The Snowball Effect

I often write about how a person can save a few dollars here and a few dollars there by making a few little changes in their life. For some of my readers, this seems pointless, and they’re quite happy to tell me so. “Why bother saving $3?” they’ll ask.

Over the last month or two, I’ve really begun to understand the reasons for frugality: those little choices snowball into something big over time. Let me show you exactly how it works.

An Example of the Snowball Effect

Make your own laundry detergent

Let’s say I decide to try out being frugal by doing something that’s quite fun (at least for me): making a big bucket of homemade laundry detergent. Each load done with the homemade detergent described in that recipe versus the cost of Tide with Bleach Alternative saves me seventeen and a half cents. We do a load of laundry each day, so that adds up to $5.25 a month in savings.

Use that savings to buy a big pile of CFLs

You save that $5.25 every month and after three months, you have $15.75 saved up. You take that $15.75 and use it to buy a set of four 100 watt equivalent CFL bulbs and replace the 75 watt bulbs in the light fixtures in the room you spend a lot of time in – say, four hours a day. Since the bulbs are then free, you can rack up the savings. Each bulb is now savings 52 watts, or a total of 208 watts every hour they’re on – plus, they have the lifetime of five incandescent bulbs. So, over the course of the next year, you’ll save 208 watts over four hours each day for 365 days, plus the cost of three incandescent bulbs (roughly the number that will burn out over that year). If your electric company charges a dime per kilowatt hour, that means you’ll save $30.36 on your electric bill over the next year, plus you save on the cost of three incandescent bulbs, which cost $2.36 each, you save $37.44 over the course of the year, or $3.12 per month.

Use that savings to buy a big pile of cloth diapers

Now, from the CFLs and the detergent, you’re saving $7.98 per month. Now you find out you’re pregnant, so you save up that $7.98 per month for seven months, giving you $55.86. You use that money to buy three bumGenius 4.0 One-Size Stay-Dry Cloth Diaper (bumGenius are what we’re using). These diapers save you $0.26 per diaper change over disposable diapers and you’re able to run a load each day. That’s $23.40 for the first month, and then after two months, you’re able to order another batch of three, and after the third month, another batch – all paid for by frugal savings. After that, you’re saving $0.26 per change on an average of five changes per day – a savings of $39 per month. When the child grows out of diapers, you just keep saving that money anyway.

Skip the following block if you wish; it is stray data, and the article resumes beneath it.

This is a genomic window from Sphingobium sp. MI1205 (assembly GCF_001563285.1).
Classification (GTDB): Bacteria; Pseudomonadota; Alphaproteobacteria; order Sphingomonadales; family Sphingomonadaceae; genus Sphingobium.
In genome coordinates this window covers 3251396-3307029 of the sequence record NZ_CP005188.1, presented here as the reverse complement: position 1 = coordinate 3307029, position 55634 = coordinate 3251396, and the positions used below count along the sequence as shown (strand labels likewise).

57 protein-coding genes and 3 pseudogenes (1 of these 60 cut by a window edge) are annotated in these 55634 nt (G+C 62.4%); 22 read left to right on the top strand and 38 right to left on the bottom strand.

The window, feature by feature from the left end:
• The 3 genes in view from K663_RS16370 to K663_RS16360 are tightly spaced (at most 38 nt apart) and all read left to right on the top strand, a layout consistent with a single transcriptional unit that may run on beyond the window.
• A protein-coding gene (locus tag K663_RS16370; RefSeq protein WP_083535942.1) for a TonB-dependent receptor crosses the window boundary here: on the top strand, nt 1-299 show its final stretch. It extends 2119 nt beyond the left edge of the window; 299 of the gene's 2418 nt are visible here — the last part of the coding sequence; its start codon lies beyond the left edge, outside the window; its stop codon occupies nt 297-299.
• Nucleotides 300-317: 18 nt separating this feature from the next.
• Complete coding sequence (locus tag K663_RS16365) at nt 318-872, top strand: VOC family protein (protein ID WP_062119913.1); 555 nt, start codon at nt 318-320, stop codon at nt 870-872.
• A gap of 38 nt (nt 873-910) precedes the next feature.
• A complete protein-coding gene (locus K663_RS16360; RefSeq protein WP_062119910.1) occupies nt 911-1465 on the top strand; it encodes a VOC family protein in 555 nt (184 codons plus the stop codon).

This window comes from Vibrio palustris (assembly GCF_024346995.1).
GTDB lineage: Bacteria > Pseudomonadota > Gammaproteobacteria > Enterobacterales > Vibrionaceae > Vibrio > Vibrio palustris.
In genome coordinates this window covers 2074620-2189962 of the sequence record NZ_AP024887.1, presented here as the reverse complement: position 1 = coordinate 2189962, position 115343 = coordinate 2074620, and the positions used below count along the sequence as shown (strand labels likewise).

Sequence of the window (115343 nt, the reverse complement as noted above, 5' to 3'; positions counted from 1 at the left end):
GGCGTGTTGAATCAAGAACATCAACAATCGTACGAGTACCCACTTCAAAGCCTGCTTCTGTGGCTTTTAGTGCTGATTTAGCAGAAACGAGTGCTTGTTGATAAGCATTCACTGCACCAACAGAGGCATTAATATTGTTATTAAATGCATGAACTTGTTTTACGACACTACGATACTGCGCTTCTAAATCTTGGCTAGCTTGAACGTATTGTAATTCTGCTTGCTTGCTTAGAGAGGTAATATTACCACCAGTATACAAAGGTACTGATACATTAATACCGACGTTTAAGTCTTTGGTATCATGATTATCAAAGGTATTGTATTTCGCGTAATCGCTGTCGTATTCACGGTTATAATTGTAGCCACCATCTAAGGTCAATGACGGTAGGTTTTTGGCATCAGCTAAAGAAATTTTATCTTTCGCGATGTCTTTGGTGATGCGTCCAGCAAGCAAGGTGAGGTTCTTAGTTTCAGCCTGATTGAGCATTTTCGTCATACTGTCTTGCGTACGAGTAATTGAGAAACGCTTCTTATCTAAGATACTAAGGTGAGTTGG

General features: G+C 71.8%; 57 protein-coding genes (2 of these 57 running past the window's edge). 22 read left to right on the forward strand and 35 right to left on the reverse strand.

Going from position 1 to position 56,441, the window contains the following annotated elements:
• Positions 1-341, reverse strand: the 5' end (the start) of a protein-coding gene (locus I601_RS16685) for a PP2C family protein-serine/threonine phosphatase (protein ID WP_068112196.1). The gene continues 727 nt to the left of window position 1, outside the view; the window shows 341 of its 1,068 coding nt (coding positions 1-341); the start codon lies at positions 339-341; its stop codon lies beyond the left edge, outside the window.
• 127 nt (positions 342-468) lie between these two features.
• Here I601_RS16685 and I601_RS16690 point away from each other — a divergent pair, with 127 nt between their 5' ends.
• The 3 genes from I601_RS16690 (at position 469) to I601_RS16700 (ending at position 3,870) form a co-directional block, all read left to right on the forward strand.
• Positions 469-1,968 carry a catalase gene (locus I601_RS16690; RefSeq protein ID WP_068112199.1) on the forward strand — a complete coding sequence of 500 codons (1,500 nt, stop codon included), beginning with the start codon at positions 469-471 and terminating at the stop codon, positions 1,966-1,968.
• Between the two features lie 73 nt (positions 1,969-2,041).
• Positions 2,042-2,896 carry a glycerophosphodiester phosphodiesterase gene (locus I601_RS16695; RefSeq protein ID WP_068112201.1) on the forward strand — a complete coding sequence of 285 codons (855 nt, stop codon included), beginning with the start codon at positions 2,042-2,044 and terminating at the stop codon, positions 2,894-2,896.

Use that savings to buy all of your nonperishables in bulk

Now that your savings all around is $46.98 per month, you are able to start buying things in bulk at the store. Instead of having to cut corners, you can buy things like rice, beans, dishwashing soap, garbage bags, bar soap, shampoo, conditioner, toothpaste, fabric softener, deodorant, and so on in bulk. You use one month’s worth of savings to get a membership at Costco and thereafter cut about $25 per month off of your spending because you’re buying many items in large quantities, storing them, and using them as you need them.

Use that savings to buy a deep freezer and start buying food in bulk to freeze

Your savings is now $70 per month with basically no lifestyle change at all. At this point, you set up an automatic deposit into an online savings account – $70 each month goes into that account, which earns 3% interest. After five months, you have $352 in the account, so you use it to buy a deep freezer for the frugal benefits. You then start buying items like bread and milk in bulk and freezing them, saving you another $5 a month. After two months, you’re able to afford buying a portion of a cow in bulk from a local farmer, already cut up and processed for you, substantially cheaper than at the store. You store this in the freezer, too, and all told, you wind up saving about $20 more a month on food costs.

Use that savings to buy a used, fuel-efficient economy car

You’re now socking away $90 a month into that savings account. Nine years later, the kid is old enough to be involved in a pile of youth activities, so you start looking for a more fuel-efficient and reliable car. You look in that account and magically there’s $10,971 in there ($90 a month, compounded at 3% annually). You trade in your current vehicle and pay for the rest of that late model fuel efficient car in cash. Your monthly gas bill drops by $60 and on average you’re saving $20 on repairs, too, with this new, efficient car, and that doesn’t even include the savings from not having to make a “normal” car purchase with payments and such.

Use that savings to pay for college

Now you’re socking $170 a month into the account. Nine years after that, your child is ready to go to college. You peek into that account. $20,724.57

And it all started twenty years before by making a batch of homemade laundry detergent.

That, my friends, is what frugality gets you. One little change, conserved over time, can snowball into something amazing. Why not get started today by finding a little change you can make in your life and putting away that difference?

Trent Hamm

Founder of The Simple Dollar

Trent Hamm founded The Simple Dollar in 2006 after developing innovative financial strategies to get out of debt. Since then, he’s written three books (published by Simon & Schuster and Financial Times Press), contributed to Business Insider, US News & World Report, Yahoo Finance, and Lifehacker, and been featured in The New York Times, TIME, Forbes, The Guardian, and elsewhere.